In Ruiz, the employee was granted multiple leaves of absence and had been on leave for just over three months when she was terminated. When she was on leave, Ruiz was not able to perform any of the essential functions of her job. After she was terminated, Ruiz sued in federal court claiming disability discrimination in violation of state and federal law, as well as other state law claims.
Analyzing her disability discrimination claim, the court held that the “question presented . . . is not whether [an accommodation] imposes an undue hardship, but whether the accommodation requested is reasonable and thus required in the first place” quoting Raine v. City of Burbank, 135 Cal. App. 4th 1215, 1227 (2006). The court held, “Ruiz has the burden of proving that her requested extension of leave was a reasonable accommodation” and found that she had failed to meet this burden. The court explained that there was “no dispute that Ruiz was totally disabled and that no accommodation would have allowed her to perform her job …. Neither the ADA nor FEHA required [the employer] to extend Ruiz’s medical leave indefinitely until she was able to return to work.”
In light of this determination, the court granted the employer’s motion for summary judgment on the basis that the termination was a legitimate business decision.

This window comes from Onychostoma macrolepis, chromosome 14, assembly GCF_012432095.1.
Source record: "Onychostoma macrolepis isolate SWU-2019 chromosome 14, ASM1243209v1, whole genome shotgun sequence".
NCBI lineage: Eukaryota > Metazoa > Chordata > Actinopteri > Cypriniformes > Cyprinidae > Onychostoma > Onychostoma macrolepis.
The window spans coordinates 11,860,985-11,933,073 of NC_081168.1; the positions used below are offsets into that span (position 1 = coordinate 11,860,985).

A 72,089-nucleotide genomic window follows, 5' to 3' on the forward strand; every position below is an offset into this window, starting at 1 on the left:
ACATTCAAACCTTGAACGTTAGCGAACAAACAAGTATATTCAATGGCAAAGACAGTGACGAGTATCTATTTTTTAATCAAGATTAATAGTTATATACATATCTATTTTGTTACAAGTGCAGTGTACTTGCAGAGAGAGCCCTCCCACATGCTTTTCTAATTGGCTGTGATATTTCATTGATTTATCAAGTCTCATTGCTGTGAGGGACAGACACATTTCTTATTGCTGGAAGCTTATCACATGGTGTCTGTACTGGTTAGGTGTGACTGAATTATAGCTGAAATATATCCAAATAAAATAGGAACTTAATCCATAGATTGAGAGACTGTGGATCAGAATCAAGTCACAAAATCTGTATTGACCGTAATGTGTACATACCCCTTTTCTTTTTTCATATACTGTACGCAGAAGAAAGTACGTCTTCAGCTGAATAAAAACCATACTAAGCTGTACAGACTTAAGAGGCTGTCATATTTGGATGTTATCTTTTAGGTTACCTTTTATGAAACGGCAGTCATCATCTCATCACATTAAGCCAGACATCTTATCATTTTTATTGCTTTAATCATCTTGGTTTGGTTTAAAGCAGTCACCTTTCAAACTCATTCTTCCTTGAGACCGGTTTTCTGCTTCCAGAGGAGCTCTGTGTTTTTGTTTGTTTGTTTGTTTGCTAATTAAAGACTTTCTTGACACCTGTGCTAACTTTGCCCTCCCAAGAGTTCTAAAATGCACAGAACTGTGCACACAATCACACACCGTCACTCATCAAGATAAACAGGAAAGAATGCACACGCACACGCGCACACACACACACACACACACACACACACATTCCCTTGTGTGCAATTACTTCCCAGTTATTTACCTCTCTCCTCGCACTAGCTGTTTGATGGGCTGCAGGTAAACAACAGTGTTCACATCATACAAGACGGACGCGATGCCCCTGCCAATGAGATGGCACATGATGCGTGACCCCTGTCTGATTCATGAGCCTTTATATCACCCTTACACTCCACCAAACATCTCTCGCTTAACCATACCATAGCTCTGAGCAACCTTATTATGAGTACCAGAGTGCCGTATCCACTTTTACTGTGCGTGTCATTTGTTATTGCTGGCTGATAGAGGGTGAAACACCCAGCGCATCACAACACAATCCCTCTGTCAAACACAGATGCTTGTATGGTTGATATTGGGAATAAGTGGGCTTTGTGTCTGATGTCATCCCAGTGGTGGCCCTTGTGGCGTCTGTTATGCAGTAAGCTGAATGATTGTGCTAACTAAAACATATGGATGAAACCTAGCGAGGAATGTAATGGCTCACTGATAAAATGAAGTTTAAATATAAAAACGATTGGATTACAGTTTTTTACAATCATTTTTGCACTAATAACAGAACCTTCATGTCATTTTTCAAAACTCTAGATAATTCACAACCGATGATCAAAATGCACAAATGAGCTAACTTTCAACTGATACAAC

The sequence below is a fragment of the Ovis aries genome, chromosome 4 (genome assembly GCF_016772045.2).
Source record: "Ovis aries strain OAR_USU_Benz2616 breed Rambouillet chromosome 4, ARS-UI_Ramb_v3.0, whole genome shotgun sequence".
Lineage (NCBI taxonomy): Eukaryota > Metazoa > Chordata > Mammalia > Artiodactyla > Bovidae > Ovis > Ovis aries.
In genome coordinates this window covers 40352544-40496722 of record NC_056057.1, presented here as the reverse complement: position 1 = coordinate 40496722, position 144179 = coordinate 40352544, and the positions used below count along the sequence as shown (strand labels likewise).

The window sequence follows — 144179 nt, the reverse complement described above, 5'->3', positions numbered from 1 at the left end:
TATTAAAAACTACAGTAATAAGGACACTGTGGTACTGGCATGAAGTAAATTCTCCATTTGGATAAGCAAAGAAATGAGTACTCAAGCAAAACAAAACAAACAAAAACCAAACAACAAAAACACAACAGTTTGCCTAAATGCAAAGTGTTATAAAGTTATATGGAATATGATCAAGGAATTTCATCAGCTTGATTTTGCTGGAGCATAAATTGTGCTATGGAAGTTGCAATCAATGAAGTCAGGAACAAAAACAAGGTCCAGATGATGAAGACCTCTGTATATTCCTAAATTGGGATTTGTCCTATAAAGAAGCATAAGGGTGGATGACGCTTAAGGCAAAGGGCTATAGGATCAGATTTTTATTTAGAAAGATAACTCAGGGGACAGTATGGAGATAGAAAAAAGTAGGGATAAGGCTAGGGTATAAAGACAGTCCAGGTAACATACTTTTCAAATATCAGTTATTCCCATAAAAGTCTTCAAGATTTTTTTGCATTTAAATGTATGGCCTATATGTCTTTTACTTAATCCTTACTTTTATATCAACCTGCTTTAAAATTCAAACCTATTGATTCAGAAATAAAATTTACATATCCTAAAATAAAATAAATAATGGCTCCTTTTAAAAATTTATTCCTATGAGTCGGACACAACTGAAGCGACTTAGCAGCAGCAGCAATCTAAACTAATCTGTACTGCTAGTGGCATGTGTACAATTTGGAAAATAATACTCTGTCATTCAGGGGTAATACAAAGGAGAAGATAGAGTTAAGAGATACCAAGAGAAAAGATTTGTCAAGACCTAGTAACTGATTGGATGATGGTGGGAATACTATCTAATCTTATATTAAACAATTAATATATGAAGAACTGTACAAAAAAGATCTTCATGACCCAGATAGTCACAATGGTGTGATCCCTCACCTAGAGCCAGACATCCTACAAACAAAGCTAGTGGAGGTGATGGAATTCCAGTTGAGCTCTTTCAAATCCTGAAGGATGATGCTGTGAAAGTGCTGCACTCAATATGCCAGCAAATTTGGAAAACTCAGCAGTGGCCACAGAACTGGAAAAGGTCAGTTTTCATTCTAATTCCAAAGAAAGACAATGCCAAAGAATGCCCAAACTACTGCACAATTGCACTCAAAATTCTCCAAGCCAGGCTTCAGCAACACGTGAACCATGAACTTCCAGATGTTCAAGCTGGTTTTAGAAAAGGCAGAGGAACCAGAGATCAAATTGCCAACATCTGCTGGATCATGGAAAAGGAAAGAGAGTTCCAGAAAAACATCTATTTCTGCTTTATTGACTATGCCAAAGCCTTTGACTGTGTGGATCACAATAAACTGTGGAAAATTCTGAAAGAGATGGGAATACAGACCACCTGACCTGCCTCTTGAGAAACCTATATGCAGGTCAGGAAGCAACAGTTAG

Employers’ Bottom Line:
The court acknowledged that an individual who cannot perform the essential functions of her position may be qualified if she will be able to perform those functions at some definite point in the future, and if it would not pose an undue hardship on the employer to give the individual leave until that time arrives. In this case, however, there was no dispute that the employee was unable to perform the essential functions of her job when she requested the additional leave, nor did she provide the employer with a date by which she would be able to perform these functions.
Requests for leave must be evaluated on a case-by-case basis, but the court’s decision provides some guidance and a sigh of relief for employers who are faced with a similar situation where an employee who is totally disabled requests multiple leaves of absence with no “finite end date to his total disability.” If you have any questions regarding this decision, similar circumstances or other issues impacting California employers, please feel free to contact the author of this post, Astineh Arakelian, firstname.lastname@example.org, counsel in our Los Angeles office.